Nonablative lasers may play a role in the treatment of relcalcitrant lupus miliaris disseminates faciei (LMDF), according to a case report published in Lasers in Surgery and Medicine.
The article was selected as Editor’s Choice in the journal.
A rare granulomatous disease, LMDF is marked by red-brown papules on the face that can scar. LMDF is often resistant to treatment.
Case Study Shows Laser’s Efficacy
A 24-year-old man with a 1-year history of LMDF had been treated with topical therapies, oral medications, and laser devices with no improvement and continued progression. The researchers used a nonsequential, scanning 1,565-nm, nonablative fractionated laser. He showed significant improvement after only one treatment. The patient has been subsequently treated five times in 6 months and has continued to improve, the study showed.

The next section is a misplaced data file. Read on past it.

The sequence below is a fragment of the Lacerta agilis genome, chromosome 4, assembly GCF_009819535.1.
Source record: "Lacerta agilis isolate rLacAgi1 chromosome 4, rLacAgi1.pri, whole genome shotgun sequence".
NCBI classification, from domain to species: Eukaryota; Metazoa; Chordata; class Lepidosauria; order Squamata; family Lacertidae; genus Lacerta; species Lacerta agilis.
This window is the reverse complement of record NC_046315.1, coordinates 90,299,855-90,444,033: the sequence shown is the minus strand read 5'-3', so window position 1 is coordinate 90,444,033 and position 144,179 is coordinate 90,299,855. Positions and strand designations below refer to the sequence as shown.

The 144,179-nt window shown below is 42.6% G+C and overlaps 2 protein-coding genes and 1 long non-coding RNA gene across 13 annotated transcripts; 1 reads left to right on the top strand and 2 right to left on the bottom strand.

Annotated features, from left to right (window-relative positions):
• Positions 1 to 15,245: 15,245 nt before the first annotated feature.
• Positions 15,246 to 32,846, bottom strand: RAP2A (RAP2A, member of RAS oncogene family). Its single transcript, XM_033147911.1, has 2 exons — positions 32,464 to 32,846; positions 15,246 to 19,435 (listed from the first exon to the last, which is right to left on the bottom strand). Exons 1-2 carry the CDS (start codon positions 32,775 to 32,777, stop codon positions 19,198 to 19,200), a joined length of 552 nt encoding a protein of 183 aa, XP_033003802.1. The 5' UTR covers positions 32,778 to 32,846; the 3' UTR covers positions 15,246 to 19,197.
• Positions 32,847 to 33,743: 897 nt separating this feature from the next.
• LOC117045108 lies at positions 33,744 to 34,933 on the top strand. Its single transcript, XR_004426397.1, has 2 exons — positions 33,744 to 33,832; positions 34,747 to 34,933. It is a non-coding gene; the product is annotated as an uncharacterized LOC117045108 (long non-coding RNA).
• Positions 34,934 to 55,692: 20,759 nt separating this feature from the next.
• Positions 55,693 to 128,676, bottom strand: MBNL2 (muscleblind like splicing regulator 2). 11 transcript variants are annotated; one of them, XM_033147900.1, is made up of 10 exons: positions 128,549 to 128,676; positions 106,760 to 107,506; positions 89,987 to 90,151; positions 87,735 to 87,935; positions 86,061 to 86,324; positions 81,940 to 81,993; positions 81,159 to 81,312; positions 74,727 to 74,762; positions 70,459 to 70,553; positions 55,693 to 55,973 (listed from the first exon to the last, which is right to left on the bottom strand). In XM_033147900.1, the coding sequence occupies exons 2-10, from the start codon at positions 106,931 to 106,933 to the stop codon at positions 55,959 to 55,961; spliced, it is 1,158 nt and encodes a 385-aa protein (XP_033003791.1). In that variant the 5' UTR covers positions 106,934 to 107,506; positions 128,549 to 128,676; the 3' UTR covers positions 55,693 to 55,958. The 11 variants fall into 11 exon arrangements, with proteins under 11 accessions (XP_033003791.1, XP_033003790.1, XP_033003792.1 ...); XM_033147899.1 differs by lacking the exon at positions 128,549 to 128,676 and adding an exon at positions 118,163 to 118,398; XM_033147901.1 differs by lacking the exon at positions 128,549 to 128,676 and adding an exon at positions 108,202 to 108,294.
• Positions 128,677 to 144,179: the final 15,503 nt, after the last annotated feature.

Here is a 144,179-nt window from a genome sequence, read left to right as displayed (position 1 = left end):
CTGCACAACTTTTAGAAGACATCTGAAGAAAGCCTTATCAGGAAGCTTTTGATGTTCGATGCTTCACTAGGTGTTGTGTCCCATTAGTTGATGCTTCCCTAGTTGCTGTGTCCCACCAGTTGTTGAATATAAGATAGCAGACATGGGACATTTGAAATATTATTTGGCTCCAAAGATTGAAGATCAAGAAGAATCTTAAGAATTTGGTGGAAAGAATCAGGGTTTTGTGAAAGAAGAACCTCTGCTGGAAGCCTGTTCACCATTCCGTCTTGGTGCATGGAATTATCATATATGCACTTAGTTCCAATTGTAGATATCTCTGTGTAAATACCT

“It is thought that wound healing stimulated by this laser may act to resolve the granulomatous inflammation,” conclude researchers who were led by Katie Beleznay, MD, a dermatologist at the University of British Columbia, Vancouver. “The novel 1,565-nm nonablative fractionated laser may be a useful tool in the treatment of granulomatous conditions such as LMDF.”